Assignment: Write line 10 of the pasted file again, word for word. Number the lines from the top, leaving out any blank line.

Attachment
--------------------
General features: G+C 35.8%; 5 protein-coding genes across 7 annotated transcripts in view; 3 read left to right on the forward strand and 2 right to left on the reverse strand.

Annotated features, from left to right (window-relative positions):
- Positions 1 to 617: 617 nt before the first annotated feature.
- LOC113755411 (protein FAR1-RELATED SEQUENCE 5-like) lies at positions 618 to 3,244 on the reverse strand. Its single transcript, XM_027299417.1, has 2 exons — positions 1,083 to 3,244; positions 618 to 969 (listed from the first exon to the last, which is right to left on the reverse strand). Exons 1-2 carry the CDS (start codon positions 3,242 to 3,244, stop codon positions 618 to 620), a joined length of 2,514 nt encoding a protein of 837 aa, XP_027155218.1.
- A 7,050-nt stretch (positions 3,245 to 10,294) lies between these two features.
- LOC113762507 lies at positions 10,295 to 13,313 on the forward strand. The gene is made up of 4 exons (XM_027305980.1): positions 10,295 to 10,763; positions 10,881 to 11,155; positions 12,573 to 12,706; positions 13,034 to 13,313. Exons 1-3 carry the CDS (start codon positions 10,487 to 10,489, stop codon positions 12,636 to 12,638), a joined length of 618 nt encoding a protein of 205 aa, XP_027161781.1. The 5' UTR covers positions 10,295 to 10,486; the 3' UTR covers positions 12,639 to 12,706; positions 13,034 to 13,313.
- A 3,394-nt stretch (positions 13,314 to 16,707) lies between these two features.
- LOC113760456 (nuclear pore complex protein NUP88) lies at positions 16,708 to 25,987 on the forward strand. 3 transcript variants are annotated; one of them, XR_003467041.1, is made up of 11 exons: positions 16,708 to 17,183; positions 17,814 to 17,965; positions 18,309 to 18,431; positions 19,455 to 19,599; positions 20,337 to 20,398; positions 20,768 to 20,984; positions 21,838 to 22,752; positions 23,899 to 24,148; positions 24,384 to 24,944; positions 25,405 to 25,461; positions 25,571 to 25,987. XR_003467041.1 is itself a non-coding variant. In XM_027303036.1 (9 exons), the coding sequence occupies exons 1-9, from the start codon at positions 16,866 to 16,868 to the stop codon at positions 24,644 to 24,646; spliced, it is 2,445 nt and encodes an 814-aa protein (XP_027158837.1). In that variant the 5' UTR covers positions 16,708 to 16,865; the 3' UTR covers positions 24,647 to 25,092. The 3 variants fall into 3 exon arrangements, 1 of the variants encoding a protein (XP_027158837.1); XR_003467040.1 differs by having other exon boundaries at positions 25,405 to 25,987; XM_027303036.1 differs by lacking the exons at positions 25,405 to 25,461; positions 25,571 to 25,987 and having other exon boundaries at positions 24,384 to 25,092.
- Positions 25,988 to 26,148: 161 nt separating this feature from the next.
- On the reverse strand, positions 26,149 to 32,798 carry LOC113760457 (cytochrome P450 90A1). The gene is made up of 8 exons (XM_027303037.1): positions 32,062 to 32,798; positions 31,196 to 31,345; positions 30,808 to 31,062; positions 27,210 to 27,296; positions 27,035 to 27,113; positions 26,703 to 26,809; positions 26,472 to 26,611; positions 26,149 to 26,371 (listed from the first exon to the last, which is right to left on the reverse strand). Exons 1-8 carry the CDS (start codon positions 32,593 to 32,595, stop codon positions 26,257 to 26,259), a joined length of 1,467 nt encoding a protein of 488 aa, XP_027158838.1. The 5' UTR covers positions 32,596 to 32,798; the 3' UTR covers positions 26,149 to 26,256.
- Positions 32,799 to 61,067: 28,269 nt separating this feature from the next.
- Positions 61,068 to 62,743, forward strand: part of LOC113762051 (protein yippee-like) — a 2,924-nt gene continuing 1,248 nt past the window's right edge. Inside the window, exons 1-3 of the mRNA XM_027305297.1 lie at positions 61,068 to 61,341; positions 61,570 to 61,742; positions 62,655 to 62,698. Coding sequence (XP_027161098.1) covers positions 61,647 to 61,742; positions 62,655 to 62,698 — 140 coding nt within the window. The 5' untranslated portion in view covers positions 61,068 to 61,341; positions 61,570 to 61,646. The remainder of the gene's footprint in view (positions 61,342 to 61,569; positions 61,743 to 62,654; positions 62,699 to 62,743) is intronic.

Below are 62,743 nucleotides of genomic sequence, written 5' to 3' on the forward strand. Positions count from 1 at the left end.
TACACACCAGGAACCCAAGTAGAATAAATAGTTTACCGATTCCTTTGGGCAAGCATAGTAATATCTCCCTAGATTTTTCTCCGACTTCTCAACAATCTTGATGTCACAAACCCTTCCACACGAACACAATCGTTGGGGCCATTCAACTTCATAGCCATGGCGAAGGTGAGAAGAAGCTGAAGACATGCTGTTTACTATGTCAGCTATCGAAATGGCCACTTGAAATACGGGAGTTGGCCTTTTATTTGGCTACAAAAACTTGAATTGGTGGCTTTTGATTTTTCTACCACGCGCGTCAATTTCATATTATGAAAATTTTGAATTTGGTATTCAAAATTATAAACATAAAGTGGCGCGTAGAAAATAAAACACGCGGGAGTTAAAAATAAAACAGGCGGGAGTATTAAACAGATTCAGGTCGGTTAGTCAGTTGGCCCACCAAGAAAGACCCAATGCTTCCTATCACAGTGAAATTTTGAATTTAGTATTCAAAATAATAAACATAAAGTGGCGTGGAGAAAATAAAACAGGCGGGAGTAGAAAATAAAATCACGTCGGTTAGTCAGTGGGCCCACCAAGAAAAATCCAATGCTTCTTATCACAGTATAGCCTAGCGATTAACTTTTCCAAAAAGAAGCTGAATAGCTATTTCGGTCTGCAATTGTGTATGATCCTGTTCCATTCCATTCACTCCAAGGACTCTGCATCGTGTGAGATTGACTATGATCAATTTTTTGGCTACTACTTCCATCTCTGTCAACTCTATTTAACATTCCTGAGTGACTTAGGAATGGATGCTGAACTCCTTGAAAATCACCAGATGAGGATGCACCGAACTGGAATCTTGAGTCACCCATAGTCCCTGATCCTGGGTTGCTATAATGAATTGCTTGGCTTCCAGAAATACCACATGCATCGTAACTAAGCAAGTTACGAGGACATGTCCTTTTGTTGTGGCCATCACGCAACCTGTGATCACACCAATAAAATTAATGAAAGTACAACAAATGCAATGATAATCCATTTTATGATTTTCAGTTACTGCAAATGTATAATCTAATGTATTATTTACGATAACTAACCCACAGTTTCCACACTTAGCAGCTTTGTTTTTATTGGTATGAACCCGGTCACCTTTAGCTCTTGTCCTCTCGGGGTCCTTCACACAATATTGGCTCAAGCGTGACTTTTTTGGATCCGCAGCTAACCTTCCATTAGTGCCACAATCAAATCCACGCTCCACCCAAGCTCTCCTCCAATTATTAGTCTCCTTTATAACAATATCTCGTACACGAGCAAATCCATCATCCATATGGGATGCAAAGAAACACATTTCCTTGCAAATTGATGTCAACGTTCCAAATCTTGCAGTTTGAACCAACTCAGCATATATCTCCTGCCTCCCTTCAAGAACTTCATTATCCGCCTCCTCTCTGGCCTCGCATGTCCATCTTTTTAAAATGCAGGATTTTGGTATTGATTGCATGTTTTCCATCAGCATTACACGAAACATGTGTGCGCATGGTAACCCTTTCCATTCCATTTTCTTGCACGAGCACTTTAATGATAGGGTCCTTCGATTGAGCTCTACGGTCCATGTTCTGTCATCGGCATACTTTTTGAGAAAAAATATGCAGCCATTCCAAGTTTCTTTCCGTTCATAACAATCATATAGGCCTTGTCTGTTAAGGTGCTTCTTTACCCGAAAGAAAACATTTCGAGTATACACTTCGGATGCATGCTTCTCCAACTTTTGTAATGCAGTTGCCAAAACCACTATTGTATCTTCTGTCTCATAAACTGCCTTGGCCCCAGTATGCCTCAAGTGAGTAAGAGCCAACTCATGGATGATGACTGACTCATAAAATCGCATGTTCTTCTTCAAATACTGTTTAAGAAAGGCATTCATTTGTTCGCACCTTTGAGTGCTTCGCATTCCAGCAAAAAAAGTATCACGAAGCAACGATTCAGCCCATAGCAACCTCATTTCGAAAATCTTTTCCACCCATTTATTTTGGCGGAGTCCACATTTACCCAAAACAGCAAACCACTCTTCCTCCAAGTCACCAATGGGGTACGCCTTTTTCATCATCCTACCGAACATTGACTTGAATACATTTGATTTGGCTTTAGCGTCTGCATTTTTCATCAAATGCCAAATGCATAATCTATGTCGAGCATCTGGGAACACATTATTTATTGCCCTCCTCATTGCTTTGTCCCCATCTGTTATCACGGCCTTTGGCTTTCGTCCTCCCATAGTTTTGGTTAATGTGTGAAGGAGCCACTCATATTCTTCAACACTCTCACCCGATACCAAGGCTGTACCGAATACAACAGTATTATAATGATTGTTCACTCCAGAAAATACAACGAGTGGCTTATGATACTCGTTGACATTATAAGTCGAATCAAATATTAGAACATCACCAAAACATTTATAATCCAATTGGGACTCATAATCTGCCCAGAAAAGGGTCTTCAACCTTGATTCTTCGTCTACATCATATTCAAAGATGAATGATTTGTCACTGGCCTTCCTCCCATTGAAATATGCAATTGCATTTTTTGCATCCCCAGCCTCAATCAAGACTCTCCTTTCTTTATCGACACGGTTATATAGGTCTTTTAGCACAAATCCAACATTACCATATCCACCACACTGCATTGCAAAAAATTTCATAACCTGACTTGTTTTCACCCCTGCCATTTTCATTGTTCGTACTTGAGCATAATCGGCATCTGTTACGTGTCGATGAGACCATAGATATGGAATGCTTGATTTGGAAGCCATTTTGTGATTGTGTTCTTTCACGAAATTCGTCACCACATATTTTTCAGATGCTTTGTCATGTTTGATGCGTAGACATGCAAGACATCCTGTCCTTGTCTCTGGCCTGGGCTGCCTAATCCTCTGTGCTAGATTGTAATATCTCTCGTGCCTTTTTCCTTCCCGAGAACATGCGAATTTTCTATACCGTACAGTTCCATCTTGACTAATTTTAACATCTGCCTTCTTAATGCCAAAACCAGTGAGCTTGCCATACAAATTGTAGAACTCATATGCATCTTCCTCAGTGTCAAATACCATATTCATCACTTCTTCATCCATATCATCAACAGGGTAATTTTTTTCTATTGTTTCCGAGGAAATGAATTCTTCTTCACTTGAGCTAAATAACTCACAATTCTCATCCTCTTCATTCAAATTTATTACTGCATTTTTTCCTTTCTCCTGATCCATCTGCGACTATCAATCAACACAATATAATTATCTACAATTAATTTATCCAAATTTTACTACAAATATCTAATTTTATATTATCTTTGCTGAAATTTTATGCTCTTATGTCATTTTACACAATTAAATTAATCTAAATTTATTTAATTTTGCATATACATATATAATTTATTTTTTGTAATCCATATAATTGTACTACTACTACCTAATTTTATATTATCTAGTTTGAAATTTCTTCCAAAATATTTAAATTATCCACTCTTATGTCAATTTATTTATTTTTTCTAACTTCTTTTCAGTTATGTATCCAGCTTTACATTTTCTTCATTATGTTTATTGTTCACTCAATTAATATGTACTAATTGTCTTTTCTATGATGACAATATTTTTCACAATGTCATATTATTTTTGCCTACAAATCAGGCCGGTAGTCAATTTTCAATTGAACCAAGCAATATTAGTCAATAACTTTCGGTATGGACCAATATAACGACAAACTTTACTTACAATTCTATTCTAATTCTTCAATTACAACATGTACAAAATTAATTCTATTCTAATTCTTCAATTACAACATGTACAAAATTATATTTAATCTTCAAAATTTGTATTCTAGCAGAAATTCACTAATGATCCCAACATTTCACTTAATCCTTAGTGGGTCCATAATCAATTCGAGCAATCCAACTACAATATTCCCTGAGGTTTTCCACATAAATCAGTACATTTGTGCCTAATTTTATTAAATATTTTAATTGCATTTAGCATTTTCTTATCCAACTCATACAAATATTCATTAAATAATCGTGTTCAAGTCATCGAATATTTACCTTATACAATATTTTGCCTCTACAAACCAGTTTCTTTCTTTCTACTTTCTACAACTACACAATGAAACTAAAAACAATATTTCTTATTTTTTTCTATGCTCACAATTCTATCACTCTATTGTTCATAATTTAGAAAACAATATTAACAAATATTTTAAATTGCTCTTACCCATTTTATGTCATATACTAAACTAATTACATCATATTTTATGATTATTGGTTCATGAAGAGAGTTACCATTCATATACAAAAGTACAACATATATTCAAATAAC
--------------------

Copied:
- On the reverse strand, positions 26,149 to 32,798 carry LOC113760457 (cytochrome P450 90A1). The gene is made up of 8 exons (XM_027303037.1): positions 32,062 to 32,798; positions 31,196 to 31,345; positions 30,808 to 31,062; positions 27,210 to 27,296; positions 27,035 to 27,113; positions 26,703 to 26,809; positions 26,472 to 26,611; positions 26,149 to 26,371 (listed from the first exon to the last, which is right to left on the reverse strand). Exons 1-8 carry the CDS (start codon positions 32,593 to 32,595, stop codon positions 26,257 to 26,259), a joined length of 1,467 nt encoding a protein of 488 aa, XP_027158838.1. The 5' UTR covers positions 32,596 to 32,798; the 3' UTR covers positions 26,149 to 26,256.